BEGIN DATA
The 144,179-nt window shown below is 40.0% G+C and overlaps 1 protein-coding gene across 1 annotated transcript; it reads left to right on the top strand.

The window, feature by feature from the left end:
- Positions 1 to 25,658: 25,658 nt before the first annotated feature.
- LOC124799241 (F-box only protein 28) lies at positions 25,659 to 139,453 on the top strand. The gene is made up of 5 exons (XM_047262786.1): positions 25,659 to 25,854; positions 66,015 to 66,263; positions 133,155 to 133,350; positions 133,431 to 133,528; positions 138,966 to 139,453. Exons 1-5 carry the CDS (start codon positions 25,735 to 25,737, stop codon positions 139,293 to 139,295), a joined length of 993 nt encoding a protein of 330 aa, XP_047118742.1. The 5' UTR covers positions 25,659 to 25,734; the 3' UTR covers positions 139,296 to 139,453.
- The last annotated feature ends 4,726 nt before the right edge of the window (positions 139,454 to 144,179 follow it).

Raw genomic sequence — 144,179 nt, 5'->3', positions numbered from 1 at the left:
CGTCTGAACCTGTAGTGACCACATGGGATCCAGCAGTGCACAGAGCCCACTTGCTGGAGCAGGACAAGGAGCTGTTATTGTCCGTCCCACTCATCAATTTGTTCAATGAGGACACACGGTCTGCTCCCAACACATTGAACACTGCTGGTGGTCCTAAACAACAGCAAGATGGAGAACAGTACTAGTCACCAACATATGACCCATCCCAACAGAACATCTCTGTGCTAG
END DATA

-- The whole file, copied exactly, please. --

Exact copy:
The 144,179-nt window shown below is 40.0% G+C and overlaps 1 protein-coding gene across 1 annotated transcript; it reads left to right on the top strand.

The window, feature by feature from the left end:
- Positions 1 to 25,658: 25,658 nt before the first annotated feature.
- LOC124799241 (F-box only protein 28) lies at positions 25,659 to 139,453 on the top strand. The gene is made up of 5 exons (XM_047262786.1): positions 25,659 to 25,854; positions 66,015 to 66,263; positions 133,155 to 133,350; positions 133,431 to 133,528; positions 138,966 to 139,453. Exons 1-5 carry the CDS (start codon positions 25,735 to 25,737, stop codon positions 139,293 to 139,295), a joined length of 993 nt encoding a protein of 330 aa, XP_047118742.1. The 5' UTR covers positions 25,659 to 25,734; the 3' UTR covers positions 139,296 to 139,453.
- The last annotated feature ends 4,726 nt before the right edge of the window (positions 139,454 to 144,179 follow it).

Raw genomic sequence — 144,179 nt, 5'->3', positions numbered from 1 at the left:
CGTCTGAACCTGTAGTGACCACATGGGATCCAGCAGTGCACAGAGCCCACTTGCTGGAGCAGGACAAGGAGCTGTTATTGTCCGTCCCACTCATCAATTTGTTCAATGAGGACACACGGTCTGCTCCCAACACATTGAACACTGCTGGTGGTCCTAAACAACAGCAAGATGGAGAACAGTACTAGTCACCAACATATGACCCATCCCAACAGAACATCTCTGTGCTAG